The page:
2 days / 12 talks
Transformation Through Electrification

November 26 – 28
First Nations Workshop

Transformation Through Resilience

Energy Sovereignty, Self-Determination & Building Community Resilience

8:30 am – 4:30 pm

Monday, November 26th

Clean Energy BC invites First Nations and the clean energy community to explore different pathways of developing projects in BC. Through this full day First Nations-led workshop the main focuses will be on creating opportunities, exploring business values, maximizing economic development, and enabling First Nations to build capacity with non-First Nations participants. This session will present updates in government programming and how transformation to a low-carbon future through renewable energy can be achieved. Building community resilience with clean energy development has proven to be a powerful and robust tactic in BC. This course will identify strategies that advance First Nations communities’ transition off diesel or become grid independent while increasing energy sovereignty and fostering self-determination. There will be a breakdown of practical approaches for funding projects and how-to’s required for installation. Transformation through Resilience is being facilitated by Dr. Judith Sayers, a member of the Hupacasath First Nation and current president of the Nuu-chah-nulth Tribal Council.

Environmental Workshop

Staying Current

Updates on Science, Policy, and Technology in Environmental Management

8:30 am – 4:30 pm

Monday, November 26th

Join us as the top environmental professionals share their knowledge and findings from the field on recent advances in environmental management of clean energy projects, environmental policy and emergent technology. This full day course will build on knowledge from BC and beyond. Staying Current is an unparalleled opportunity to network among other environmental professionals from industry and government, share experiences, gain invaluable insights applicable to your projects, all while advancing your professional development.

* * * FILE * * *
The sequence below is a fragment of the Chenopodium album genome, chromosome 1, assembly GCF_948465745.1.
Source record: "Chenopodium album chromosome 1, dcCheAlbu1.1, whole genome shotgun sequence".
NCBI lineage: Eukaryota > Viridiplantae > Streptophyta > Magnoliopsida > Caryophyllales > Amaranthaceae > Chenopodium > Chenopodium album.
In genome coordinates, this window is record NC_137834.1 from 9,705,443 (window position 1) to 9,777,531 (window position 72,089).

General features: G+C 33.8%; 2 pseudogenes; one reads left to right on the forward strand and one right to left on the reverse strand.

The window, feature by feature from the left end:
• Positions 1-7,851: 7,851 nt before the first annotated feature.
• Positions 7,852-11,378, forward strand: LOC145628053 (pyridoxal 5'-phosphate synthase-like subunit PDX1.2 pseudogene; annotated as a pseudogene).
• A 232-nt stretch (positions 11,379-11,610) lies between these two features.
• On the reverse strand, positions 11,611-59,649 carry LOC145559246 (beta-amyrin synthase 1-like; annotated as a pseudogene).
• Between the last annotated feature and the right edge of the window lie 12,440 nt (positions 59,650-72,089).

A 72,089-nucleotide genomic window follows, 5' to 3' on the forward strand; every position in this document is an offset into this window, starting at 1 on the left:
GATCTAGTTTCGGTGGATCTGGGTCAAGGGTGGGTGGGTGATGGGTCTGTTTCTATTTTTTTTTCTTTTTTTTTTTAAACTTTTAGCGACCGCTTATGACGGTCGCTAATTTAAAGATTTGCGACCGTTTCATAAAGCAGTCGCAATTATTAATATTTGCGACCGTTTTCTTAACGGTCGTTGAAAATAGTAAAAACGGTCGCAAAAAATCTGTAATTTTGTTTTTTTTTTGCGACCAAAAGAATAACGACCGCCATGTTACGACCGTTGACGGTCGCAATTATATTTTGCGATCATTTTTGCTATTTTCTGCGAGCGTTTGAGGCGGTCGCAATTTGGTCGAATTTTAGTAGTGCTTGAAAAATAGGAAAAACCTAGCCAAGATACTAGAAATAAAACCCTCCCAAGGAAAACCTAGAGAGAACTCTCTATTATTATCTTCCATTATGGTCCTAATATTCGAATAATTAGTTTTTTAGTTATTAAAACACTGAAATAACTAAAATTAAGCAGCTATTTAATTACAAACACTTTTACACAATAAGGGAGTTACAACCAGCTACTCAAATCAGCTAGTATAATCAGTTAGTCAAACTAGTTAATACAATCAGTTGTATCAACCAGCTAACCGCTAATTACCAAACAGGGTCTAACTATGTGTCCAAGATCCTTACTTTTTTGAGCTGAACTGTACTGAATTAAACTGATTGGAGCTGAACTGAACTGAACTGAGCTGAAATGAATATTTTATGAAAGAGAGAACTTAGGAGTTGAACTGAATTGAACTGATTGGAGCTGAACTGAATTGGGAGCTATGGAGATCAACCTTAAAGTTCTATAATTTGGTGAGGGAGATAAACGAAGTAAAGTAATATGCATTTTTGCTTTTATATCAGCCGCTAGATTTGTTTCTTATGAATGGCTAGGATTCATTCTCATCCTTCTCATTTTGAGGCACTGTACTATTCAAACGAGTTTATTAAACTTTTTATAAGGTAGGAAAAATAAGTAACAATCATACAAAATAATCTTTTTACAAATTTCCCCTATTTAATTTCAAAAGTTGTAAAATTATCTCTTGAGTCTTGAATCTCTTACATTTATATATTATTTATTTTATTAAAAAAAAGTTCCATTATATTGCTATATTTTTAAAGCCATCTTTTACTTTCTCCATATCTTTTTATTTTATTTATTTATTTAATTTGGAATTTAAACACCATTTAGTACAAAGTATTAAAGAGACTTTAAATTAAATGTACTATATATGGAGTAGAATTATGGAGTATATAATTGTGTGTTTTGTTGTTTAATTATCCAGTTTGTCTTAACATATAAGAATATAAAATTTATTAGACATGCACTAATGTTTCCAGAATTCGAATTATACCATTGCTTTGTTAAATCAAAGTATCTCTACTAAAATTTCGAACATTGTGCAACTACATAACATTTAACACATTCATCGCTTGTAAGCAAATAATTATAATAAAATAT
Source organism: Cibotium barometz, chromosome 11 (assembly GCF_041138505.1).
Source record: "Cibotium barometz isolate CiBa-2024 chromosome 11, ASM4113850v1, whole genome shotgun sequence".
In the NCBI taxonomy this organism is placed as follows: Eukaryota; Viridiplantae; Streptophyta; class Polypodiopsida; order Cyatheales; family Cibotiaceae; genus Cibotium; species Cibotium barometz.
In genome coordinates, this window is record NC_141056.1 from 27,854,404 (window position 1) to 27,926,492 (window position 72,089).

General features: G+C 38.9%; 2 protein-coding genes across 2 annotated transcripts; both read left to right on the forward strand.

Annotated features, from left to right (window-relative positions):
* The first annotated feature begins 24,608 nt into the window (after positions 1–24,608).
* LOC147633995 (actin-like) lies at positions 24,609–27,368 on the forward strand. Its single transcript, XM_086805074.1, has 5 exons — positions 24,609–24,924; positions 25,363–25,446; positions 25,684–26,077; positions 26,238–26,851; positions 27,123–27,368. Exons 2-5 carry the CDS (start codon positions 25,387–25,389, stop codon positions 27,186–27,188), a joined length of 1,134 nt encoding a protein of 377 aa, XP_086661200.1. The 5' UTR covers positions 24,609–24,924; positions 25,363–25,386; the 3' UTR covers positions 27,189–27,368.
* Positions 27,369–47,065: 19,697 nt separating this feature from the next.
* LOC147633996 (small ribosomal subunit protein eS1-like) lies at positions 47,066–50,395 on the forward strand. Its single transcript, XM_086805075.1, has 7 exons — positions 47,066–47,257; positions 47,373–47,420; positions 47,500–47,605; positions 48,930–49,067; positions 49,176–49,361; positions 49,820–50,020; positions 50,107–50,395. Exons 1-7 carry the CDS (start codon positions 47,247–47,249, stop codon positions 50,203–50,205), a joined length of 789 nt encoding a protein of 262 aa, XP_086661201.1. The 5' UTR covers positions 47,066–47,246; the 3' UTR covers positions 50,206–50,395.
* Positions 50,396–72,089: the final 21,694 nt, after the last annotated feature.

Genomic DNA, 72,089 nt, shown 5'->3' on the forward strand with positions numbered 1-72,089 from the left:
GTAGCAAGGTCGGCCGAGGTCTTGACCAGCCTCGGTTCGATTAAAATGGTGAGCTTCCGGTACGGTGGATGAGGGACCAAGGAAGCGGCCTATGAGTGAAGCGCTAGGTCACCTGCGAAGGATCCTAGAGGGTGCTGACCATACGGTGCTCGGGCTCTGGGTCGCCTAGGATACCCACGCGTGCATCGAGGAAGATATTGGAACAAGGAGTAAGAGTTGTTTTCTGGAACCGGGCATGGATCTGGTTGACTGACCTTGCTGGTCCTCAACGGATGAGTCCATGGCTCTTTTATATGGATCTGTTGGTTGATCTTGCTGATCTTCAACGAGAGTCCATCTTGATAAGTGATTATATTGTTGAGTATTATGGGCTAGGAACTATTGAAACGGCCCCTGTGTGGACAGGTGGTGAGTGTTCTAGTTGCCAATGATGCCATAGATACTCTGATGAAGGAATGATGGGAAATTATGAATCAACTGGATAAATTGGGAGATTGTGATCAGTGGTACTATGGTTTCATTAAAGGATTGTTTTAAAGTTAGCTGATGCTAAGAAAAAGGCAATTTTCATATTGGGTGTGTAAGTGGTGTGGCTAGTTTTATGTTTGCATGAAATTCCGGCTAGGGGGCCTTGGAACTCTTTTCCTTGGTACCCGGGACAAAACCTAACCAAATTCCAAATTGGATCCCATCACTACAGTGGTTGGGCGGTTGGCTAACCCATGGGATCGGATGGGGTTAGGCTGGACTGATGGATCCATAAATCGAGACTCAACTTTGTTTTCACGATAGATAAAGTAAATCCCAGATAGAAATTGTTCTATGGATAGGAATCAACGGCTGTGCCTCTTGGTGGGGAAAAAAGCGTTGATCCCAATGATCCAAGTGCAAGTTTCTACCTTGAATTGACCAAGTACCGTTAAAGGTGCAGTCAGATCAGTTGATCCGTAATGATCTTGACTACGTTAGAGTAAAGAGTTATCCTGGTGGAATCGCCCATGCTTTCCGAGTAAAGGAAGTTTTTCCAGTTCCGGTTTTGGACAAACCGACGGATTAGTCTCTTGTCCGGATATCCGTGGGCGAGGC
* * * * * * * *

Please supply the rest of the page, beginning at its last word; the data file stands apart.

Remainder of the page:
• Shawn Hilton
Shawn Hilton

Shawn Hilton, SNC-Lacalin
Senior Director, Impact Assessment and Community Engagement in BC

Mr. Shawn Hilton is SNC Lavalin’s Senior Director of Impact Assessment and Community Engagement in BC. He specializes in environmental assessments, notably those related to wildlife and vegetation resource management concerns.  He has been the lead wildlife biologist responsible for the completion of environmental assessments on numerous mining, energy and linear development projects. This includes more than 30 run-of-river projects, large transmission line projects (e.g., ILM), and large dams. 

Mr. Hilton has worked extensively with a number of high profile Species at Risk, worked closely with aboriginal communities, and participated in public hearings, technical working groups, panel reviews and court proceedings. He has actively followed and provided feedback for numerous recent government initiatives regarding environmental mitigation (offsets), caribou recovery, species at risk legislation, wildlife and habitat conservation, professional reliance and environmental assessments. 

  • Grant Lindemulder
Grant Lindemulder

Grant Lindemulder
Environmental Manager, Innergex Renewable Energy Inc.